Monsoon Cafe tosses up a mixed bag, but with some work and selective ordering, might just succeed. Melissa Buote leans into the wind.
Monsoon Cafe, I heard, is worth the trip to Clayton Park. "Get there early," I was told, "they can run out of stuff if they're busy." It's early on a Saturday when I head there for brunch with Rebecca and Mark.
There is only one person in the restaurant when we arrive---the server behind the counter. She smiles when we enter and tells us she'll be with us in a minute. (It's only when we leave, after 1pm, that a few other customers wander in.)
We grab a seat at one of the tables near the window. The restaurant has a sunny interior---bright yellow, orange and green walls, big chairs with a wicker weave, a small water feature in a corner with some tall dried grass. There are brightly chalked menus written on the wall near the cash register and some laminated cards tucked into little vases on the tables.
I get the lunch special---a satay chicken banh mi, cup of soup, cookie and coffee ($9.99). Rebecca gets the gobi Manchurian ($7.99) and Mark gets the chili chicken kothu roti ($7.99), each adding a cup of the mulligatawny soup ($3.99).
The soup comes first, served in simple bowls set on large triangular plates, with a couple of thin slices of toasted, buttered baguette. The plating is awkward and our server spills soup trying to put them down.
While the taste is bang-on and there is a pleasant hum of peppery heat in the flavourful broth, the soup is not very hot and quite insubstantial. For $3.99 a cup, we expect something a little more hearty; I can't imagine someone being satisfied paying $5.99 for the meal-sized portion with only a sediment of rice and mustard seeds and a few pieces of onion in the bottom of the bowl.
Unlike the soup, the entrees are plated very simply, sandwiches and kothu roti sitting on ungarnished plates.
The banh mi is a disappointment. It's a sandwich that seems like it was called a banh mi simply because it has cilantro on it. The bread is awful---it's a doughy whole-wheat sub bun, closer to a hot dog bun than a Vietnamese baguette. I've rhapsodized about banh mi baguettes in this column before, and don't feel the need to again, but this was truly a bready failure. The satay sauce is bland, and while the slivers of carrots, cucumber and cilantro are bright and tasty, I wish for pickled daikon.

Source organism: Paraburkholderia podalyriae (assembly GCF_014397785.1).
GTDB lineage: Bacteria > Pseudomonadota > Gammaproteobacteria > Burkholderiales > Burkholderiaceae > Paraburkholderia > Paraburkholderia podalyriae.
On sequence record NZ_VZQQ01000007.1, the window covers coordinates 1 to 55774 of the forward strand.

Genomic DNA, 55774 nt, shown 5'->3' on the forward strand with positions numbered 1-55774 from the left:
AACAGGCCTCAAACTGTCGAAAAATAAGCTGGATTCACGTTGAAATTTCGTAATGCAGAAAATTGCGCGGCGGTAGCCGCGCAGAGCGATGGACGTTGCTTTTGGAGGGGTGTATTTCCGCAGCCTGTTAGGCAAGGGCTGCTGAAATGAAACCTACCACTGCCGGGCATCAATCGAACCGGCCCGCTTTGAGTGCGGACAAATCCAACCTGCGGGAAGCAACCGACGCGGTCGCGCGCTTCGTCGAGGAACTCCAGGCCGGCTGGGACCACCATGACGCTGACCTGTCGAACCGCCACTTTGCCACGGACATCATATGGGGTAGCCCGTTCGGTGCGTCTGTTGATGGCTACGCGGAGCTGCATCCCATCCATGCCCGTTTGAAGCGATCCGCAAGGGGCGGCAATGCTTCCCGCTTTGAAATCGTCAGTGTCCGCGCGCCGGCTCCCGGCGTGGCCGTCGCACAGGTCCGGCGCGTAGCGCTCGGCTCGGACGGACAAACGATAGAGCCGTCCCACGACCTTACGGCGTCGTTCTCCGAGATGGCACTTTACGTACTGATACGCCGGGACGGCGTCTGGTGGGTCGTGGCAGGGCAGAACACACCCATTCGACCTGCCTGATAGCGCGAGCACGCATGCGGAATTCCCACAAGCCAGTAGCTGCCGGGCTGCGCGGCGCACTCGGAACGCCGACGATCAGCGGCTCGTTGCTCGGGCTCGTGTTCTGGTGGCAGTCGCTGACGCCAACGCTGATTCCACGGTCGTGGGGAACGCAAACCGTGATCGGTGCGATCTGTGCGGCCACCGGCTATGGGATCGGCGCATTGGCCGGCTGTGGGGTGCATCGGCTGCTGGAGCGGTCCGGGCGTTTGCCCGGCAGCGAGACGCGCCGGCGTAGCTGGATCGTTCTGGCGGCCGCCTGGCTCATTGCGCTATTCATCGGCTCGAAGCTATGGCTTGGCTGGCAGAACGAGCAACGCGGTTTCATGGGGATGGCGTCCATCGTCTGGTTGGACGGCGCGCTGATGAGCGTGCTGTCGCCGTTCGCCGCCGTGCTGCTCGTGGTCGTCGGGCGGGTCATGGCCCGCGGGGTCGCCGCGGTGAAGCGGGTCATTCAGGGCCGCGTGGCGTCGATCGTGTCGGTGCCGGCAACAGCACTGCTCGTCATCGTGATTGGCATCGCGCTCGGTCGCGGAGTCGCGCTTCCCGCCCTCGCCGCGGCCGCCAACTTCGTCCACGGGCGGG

The Manchurian gobi is much better. The paratha is flaky and the cauliflower fritters are very flavourful, the masala hitting gentle sweet, hot and sour notes. Raw carrot and red onion give a crispy texture contrast and the light touch of fresh cilantro is quite nice.
Unfamiliar with the dish, we all expected the roti to be a wrap, but it turns out that a kothu roti is a platter with the chicken and roti chopped up and mixed, almost like a curry stir-fry. The sauce has a spicy depth that gets better as you eat it; it's tasty.
Our server is very friendly, checking in a few times to make sure we're happy with our food and offer water. She also steers us toward the counter with baked goods to check out the homemade desserts, which she showers with praise. We decide to split up slices of the chocolate truffle cake, carrot cake and their specialty---the Monsoon cake. The cakes are all underwhelming, each tasting more like cake mix than homemade. The only thing that seems to differentiate the truffle cake and Monsoon cake is a vanilla layer and a different flavour of blandly sugary royal icing. They are ok, but ultimately we're left a bit disappointed.
A little bit of tweaking and this could be a really great cafe. As it is, it's definitely a welcome spot in Clayton Park and worth the trip to check it out.
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